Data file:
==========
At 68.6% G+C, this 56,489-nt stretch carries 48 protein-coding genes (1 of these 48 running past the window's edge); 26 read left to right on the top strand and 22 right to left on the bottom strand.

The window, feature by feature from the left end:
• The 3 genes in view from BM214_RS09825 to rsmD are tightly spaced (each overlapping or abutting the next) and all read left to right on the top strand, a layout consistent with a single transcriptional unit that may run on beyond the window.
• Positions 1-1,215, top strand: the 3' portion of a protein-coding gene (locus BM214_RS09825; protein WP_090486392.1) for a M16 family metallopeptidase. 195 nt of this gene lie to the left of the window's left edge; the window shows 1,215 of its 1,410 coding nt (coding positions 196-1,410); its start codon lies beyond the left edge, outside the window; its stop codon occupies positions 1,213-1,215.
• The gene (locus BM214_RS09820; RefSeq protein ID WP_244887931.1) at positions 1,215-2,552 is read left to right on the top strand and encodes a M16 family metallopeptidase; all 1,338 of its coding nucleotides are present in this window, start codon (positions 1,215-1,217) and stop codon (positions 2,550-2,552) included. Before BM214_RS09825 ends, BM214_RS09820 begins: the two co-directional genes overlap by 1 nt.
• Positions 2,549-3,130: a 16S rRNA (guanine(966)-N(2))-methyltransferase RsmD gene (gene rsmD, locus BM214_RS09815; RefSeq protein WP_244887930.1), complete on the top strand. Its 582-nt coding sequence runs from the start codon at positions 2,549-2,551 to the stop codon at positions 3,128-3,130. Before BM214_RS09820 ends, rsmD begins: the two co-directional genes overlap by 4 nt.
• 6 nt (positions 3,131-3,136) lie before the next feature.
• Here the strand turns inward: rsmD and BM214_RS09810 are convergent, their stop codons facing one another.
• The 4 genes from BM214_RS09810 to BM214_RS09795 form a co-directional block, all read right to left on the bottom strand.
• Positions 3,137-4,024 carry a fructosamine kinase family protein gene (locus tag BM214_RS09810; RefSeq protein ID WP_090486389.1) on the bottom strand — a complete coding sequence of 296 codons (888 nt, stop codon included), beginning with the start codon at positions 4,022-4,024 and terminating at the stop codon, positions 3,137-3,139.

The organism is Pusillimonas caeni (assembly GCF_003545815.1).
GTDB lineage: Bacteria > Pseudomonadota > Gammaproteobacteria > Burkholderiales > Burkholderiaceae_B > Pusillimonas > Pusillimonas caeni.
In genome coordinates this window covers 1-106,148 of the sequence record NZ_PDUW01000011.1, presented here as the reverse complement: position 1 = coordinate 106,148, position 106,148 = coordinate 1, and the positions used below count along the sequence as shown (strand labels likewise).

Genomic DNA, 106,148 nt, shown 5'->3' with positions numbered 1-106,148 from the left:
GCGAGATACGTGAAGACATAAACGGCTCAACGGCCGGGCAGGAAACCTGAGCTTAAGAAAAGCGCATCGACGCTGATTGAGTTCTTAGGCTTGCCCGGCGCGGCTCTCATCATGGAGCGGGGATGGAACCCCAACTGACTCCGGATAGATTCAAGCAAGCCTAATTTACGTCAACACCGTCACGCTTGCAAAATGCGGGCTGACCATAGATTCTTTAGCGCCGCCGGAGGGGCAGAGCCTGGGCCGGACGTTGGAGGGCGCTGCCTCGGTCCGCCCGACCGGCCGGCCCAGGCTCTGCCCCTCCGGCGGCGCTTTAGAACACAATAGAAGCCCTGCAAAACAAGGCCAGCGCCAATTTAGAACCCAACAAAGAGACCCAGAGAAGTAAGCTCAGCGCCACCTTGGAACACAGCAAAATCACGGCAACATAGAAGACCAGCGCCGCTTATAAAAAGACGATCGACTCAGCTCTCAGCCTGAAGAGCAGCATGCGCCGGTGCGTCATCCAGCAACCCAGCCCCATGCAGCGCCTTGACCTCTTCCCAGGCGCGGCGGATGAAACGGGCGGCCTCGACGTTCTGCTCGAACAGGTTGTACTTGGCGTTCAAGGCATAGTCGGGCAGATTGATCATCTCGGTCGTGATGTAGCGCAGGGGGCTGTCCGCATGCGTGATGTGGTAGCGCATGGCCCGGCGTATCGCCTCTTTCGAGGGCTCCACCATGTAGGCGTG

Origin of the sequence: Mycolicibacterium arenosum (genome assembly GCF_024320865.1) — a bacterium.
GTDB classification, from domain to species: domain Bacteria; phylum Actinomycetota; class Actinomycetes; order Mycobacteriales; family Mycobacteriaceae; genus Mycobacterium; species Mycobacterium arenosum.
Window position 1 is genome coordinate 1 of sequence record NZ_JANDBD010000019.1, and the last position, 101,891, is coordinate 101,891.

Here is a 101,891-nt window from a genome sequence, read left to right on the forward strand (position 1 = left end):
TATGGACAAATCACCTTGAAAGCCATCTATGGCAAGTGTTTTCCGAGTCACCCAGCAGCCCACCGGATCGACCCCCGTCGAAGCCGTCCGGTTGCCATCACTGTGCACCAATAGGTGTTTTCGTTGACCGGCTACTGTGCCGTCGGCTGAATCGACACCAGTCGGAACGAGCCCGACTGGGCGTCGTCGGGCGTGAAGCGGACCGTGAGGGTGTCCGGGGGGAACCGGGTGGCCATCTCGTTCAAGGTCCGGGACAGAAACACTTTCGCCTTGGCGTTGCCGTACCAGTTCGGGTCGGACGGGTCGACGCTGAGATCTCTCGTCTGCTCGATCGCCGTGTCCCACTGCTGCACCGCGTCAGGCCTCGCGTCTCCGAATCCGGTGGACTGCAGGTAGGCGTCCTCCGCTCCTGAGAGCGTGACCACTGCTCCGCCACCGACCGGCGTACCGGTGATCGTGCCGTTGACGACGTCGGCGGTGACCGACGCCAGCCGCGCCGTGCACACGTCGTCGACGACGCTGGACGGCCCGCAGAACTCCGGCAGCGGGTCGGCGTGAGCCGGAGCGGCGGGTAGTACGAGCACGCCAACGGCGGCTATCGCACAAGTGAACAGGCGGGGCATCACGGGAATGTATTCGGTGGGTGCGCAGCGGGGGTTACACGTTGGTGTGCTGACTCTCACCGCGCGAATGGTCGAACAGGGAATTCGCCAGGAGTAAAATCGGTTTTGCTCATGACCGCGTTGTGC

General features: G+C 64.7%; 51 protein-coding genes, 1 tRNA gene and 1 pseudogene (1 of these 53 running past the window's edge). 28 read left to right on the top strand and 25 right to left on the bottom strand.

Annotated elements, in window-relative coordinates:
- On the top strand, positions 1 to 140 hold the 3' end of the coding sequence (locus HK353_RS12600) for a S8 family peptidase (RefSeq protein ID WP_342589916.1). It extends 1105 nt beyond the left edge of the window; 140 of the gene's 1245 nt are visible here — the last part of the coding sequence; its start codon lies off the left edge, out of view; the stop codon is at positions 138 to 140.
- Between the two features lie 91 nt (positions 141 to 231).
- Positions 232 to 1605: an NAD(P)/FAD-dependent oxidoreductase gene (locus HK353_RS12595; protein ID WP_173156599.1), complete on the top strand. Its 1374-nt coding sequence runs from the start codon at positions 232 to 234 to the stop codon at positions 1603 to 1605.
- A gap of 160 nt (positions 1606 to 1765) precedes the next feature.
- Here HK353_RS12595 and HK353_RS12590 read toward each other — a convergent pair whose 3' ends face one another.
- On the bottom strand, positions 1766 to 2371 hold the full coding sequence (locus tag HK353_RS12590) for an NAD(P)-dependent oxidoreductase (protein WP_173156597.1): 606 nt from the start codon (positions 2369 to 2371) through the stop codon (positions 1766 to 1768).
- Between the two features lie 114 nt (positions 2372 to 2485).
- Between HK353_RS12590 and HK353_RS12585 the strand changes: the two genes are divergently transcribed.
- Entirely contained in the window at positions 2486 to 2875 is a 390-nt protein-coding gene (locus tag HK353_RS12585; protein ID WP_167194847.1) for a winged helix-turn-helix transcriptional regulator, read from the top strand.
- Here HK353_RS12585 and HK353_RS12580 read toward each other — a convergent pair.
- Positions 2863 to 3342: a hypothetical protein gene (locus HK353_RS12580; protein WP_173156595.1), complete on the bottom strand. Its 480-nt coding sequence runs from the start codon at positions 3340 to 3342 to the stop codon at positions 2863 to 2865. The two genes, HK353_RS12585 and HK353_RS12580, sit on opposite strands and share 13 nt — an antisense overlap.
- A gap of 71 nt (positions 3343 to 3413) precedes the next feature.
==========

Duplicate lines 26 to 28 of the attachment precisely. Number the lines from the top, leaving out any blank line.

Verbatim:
- A gap of 160 nt (positions 1606 to 1765) precedes the next feature.
- Here HK353_RS12595 and HK353_RS12590 read toward each other — a convergent pair whose 3' ends face one another.
- On the bottom strand, positions 1766 to 2371 hold the full coding sequence (locus tag HK353_RS12590) for an NAD(P)-dependent oxidoreductase (protein WP_173156597.1): 606 nt from the start codon (positions 2369 to 2371) through the stop codon (positions 1766 to 1768).